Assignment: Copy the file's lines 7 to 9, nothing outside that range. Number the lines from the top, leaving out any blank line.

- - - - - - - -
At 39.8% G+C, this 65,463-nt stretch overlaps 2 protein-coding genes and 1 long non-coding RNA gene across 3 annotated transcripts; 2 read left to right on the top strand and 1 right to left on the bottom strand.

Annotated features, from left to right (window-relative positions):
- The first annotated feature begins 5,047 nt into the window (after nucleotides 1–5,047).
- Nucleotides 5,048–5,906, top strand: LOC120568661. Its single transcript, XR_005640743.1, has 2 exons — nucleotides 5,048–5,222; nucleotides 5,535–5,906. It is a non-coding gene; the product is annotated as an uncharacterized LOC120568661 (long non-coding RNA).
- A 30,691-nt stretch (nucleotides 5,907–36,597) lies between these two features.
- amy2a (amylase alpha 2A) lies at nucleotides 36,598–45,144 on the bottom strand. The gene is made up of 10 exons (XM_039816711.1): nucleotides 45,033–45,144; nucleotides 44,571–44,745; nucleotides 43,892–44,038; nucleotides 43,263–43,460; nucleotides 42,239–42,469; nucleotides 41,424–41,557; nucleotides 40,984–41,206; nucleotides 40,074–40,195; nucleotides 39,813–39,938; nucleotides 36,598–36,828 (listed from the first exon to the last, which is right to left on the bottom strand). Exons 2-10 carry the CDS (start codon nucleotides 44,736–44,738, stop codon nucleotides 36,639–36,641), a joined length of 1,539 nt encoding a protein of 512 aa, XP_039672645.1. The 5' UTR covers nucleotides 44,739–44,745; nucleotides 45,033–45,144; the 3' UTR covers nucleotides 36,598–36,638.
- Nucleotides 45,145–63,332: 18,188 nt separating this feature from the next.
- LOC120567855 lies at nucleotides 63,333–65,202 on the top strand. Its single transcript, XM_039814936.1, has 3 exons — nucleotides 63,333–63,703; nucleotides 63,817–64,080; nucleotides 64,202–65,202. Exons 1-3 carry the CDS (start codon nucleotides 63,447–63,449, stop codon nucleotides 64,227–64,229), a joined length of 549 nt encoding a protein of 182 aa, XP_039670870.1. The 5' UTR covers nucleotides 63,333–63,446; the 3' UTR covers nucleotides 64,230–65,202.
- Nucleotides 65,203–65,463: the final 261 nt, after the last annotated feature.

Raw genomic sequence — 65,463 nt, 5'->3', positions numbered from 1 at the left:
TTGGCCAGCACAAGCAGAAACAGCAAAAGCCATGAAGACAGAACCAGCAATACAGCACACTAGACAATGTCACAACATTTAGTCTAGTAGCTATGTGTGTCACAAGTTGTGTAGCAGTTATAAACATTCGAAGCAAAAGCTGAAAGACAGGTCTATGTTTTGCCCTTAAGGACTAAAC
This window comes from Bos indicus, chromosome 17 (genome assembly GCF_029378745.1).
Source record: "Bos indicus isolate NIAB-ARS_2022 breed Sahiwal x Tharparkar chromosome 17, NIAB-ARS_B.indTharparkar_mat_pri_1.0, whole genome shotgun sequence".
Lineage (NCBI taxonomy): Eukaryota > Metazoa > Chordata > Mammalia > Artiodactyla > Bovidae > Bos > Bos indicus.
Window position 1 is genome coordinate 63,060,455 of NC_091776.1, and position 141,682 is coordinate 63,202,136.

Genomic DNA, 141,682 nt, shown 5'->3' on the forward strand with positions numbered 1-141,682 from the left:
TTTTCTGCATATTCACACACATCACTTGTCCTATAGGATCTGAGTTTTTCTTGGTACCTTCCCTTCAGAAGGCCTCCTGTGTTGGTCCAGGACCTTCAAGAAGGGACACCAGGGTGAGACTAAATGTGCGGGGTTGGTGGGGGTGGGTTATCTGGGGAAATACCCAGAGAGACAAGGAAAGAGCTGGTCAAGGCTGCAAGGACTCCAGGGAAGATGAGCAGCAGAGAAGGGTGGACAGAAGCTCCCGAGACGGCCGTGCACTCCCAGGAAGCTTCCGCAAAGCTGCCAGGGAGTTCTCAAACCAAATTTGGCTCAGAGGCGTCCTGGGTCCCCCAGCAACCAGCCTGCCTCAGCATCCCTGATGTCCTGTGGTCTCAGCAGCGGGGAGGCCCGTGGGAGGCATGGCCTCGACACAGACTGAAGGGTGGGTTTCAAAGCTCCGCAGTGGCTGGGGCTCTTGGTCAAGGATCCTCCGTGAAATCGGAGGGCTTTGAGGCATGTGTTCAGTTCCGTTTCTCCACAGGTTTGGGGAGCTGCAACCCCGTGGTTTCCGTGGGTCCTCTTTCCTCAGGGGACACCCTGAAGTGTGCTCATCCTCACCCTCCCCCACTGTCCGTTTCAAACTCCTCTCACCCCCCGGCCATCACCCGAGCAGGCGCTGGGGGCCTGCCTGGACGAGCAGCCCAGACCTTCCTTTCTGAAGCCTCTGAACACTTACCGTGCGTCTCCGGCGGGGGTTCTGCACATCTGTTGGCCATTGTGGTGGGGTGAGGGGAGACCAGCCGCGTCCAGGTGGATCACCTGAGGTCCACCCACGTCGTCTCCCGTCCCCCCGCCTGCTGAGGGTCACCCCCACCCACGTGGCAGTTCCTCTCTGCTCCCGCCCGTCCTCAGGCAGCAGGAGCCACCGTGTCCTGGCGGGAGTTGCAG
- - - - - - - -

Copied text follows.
- Nucleotides 45,145–63,332: 18,188 nt separating this feature from the next.
- LOC120567855 lies at nucleotides 63,333–65,202 on the top strand. Its single transcript, XM_039814936.1, has 3 exons — nucleotides 63,333–63,703; nucleotides 63,817–64,080; nucleotides 64,202–65,202. Exons 1-3 carry the CDS (start codon nucleotides 63,447–63,449, stop codon nucleotides 64,227–64,229), a joined length of 549 nt encoding a protein of 182 aa, XP_039670870.1. The 5' UTR covers nucleotides 63,333–63,446; the 3' UTR covers nucleotides 64,230–65,202.
- Nucleotides 65,203–65,463: the final 261 nt, after the last annotated feature.